Sunday, January 04, 2009

Keeping the "Watch"

Sure, odds are most of us weren't in church as the clock struck midnight New Year's Eve.

Nothing wrong with that, of course -- but it's worth noting that no shortage of our own actually were.

For close to a century and a half, the Black Church has held 31 December as one of its most sacred moments. Linked inexorably to "Freedom's Eve" -- the vigil preceding the 1863 emancipation from slavery -- the "Watch Night" service usually begins at 10pm and prays in the New Year, reaching its climax in a silent, darkened church for the minutes leading up to midnight, at which point the lights go up and the people rise from their knees.

Indeed, the tradition is a Catholic one, too -- from LA to Baltimore, Detroit to DC, New York and Chicago (cue Pfleger), the hubs of the Stateside church's 3 million strong African-American contingent kept the "Watch," several incorporating this New Year's historic rise of the first Black President in their prayers and celebrations.

With the inauguration of Barack Obama but a fortnight ahead, this year's rites held particular significance across denominational lines... an importance duly highlighted in the pages of Friday's New York Times:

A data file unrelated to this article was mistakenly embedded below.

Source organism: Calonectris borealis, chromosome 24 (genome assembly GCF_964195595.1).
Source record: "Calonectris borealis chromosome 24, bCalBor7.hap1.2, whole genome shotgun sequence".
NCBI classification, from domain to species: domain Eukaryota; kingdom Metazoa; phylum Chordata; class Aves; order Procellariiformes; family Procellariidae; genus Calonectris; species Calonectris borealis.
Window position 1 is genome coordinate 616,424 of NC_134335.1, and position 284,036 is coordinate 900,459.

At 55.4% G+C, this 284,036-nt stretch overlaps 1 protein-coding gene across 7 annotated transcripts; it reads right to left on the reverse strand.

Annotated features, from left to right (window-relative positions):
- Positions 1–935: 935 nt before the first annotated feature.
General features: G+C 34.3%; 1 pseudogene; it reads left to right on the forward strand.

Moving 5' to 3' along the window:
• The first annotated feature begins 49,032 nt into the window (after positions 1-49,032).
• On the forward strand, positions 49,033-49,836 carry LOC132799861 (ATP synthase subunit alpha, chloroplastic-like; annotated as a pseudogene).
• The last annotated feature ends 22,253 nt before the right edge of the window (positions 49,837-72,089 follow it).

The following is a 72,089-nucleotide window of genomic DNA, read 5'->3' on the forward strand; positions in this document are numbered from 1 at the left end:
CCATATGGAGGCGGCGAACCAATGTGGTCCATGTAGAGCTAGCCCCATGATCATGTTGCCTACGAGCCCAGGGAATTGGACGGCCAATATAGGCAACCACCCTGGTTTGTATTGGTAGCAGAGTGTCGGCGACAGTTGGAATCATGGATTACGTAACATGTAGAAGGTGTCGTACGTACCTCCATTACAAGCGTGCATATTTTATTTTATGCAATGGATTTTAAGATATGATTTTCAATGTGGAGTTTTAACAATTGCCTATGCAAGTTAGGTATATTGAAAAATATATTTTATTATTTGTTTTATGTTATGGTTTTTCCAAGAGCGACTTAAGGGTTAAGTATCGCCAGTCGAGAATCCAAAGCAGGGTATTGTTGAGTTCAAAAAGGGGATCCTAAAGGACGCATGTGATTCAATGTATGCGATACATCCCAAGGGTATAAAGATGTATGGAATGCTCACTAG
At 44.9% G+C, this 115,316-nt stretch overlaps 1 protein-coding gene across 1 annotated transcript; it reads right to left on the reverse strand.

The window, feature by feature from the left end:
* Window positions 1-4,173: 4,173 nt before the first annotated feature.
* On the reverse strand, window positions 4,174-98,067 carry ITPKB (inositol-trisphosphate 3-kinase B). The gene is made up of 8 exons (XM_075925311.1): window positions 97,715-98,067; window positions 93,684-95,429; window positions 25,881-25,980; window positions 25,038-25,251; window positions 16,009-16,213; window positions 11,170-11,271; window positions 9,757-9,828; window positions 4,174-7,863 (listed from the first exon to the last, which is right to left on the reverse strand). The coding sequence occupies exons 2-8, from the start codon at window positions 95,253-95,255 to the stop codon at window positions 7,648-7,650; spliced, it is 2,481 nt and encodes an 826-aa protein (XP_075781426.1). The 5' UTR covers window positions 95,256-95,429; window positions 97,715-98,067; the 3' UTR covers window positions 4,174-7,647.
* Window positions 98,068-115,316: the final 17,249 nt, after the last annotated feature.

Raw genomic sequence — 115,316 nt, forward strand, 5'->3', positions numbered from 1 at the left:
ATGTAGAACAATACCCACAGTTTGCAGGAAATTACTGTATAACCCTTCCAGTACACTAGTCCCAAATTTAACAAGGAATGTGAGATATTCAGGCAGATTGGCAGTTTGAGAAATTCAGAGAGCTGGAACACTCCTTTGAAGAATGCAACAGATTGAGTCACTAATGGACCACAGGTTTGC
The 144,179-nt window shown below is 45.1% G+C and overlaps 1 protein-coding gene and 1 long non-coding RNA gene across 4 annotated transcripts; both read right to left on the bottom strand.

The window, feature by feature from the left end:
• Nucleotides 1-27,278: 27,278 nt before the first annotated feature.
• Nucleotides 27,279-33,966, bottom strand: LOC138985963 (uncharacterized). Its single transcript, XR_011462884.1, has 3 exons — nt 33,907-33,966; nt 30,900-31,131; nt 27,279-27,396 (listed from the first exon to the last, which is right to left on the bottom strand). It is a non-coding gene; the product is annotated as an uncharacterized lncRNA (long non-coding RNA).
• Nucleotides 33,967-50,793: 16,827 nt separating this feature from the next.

So many people showed up for services at the historic Ebenezer Baptist Church in Atlanta that the street out front was closed to traffic. So many signed up to attend at Columbus Avenue A.M.E. Zion Church in Boston that members of the smaller church next door, who usually come to Watch Night, had to make other arrangements.

Though barely known to most white Americans, Watch Night as observed in black churches holds a place among the highest holy days, surpassed only by Easter and Christmas. Originally an 18th-century Methodist addition to the calendar — and still observed in many Christian denominations — its special significance in the black religious tradition was cemented by its link to the New Year’s Eve of 1862, when free blacks and abolitionists gathered to pray that President Abraham Lincoln would carry out his promise to sign the Emancipation Proclamation on Jan. 1, 1863.